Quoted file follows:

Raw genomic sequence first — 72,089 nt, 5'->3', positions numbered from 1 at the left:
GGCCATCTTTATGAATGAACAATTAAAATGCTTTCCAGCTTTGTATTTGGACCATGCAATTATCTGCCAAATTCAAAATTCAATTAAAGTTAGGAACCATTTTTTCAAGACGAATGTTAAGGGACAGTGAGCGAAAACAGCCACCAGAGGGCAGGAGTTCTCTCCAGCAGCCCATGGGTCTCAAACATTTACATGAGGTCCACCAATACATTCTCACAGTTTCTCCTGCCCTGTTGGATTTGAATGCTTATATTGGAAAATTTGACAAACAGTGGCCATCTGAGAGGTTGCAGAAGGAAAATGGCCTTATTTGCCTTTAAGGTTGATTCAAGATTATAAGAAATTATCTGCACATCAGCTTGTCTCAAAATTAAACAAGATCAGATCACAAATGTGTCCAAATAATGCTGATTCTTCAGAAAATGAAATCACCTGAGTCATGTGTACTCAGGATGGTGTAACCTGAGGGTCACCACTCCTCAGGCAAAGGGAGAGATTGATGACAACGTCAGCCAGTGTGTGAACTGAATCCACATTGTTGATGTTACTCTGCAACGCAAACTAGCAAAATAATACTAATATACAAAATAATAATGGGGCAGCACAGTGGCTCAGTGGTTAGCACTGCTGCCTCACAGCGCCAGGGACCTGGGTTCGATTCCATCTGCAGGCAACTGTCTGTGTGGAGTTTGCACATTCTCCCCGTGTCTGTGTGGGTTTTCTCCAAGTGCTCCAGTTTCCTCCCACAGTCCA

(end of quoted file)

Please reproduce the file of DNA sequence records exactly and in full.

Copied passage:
Raw genomic sequence first — 72,089 nt, 5'->3', positions numbered from 1 at the left:
GGCCATCTTTATGAATGAACAATTAAAATGCTTTCCAGCTTTGTATTTGGACCATGCAATTATCTGCCAAATTCAAAATTCAATTAAAGTTAGGAACCATTTTTTCAAGACGAATGTTAAGGGACAGTGAGCGAAAACAGCCACCAGAGGGCAGGAGTTCTCTCCAGCAGCCCATGGGTCTCAAACATTTACATGAGGTCCACCAATACATTCTCACAGTTTCTCCTGCCCTGTTGGATTTGAATGCTTATATTGGAAAATTTGACAAACAGTGGCCATCTGAGAGGTTGCAGAAGGAAAATGGCCTTATTTGCCTTTAAGGTTGATTCAAGATTATAAGAAATTATCTGCACATCAGCTTGTCTCAAAATTAAACAAGATCAGATCACAAATGTGTCCAAATAATGCTGATTCTTCAGAAAATGAAATCACCTGAGTCATGTGTACTCAGGATGGTGTAACCTGAGGGTCACCACTCCTCAGGCAAAGGGAGAGATTGATGACAACGTCAGCCAGTGTGTGAACTGAATCCACATTGTTGATGTTACTCTGCAACGCAAACTAGCAAAATAATACTAATATACAAAATAATAATGGGGCAGCACAGTGGCTCAGTGGTTAGCACTGCTGCCTCACAGCGCCAGGGACCTGGGTTCGATTCCATCTGCAGGCAACTGTCTGTGTGGAGTTTGCACATTCTCCCCGTGTCTGTGTGGGTTTTCTCCAAGTGCTCCAGTTTCCTCCCACAGTCCA